What's going on?
Data out this week showed global mergers and acquisitions (M&A) hit a record high of more than $5 trillion this year as companies couldn’t help but scratch that dealmaking itch.
What does this mean?
You don’t have to dig through too many crates to find reasons for the boom. Super low interest rates have made borrowing cash to buy rivals cheap while sky-high stock prices have made raising funds much easier. Mix that with a robust post-Covid bounceback in consumer demand – and, in turn, profits – and you can see why companies were keen to find new ways to one-up the competition.
Armed with the almighty dollar, American firms have led the way this year. The value of US deals nearly doubled compared to 2020, while Europe and Asia Pacific saw rises of 47% and 37%, respectively. Overall, the value of global M&A is already 63% higher than 2020’s total and 16% higher than the previous record set back in 2015.
Why should I care?
For markets: Break the bank.
Fees for advising on M&A are one of the biggest ways investment banks make money, so this year’s boom will have suited them just fine. And since they tend to pass that cash onto investors through dividends and buybacks, perhaps it’s no surprise that shares of top banks Goldman Sachs and Morgan Stanley are up more than 45% this year, almost double the wider market.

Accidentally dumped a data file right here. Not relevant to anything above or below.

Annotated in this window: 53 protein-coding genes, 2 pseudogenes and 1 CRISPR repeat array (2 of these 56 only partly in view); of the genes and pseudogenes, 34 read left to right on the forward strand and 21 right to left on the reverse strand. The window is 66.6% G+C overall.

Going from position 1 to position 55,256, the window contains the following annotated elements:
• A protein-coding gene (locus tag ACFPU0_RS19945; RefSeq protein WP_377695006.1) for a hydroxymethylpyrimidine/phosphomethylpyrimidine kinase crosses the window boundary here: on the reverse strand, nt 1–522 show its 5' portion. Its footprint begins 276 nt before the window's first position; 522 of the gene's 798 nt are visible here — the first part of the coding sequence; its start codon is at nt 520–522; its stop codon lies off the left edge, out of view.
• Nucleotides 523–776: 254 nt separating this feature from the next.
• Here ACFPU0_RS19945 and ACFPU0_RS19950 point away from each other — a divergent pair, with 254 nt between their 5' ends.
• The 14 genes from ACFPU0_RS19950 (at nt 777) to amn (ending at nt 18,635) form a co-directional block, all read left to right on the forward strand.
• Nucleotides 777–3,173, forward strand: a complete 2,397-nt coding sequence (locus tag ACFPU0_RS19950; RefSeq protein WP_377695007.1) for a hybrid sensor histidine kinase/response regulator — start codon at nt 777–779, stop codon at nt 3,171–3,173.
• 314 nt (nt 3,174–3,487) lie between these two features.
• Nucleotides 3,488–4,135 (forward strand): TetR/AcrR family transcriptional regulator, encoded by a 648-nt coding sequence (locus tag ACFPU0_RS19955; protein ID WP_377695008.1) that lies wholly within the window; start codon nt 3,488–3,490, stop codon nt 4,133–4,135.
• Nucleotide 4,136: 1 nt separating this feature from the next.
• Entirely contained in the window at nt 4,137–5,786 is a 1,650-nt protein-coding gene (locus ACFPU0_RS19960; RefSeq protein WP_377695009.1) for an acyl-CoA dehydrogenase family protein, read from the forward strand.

Zooming out: Break the internet.
More fees for Wall Streets’ finest are on the way: Triller, a short video platform that rivals TikTok, announced this week it’ll join the stock market by merging with video software firm SeaChange. Setting its own record for most buzzwords in a press release, Triller says the deal will help the combined $5 billion company expand into the metaverse, web3, and the creator economy.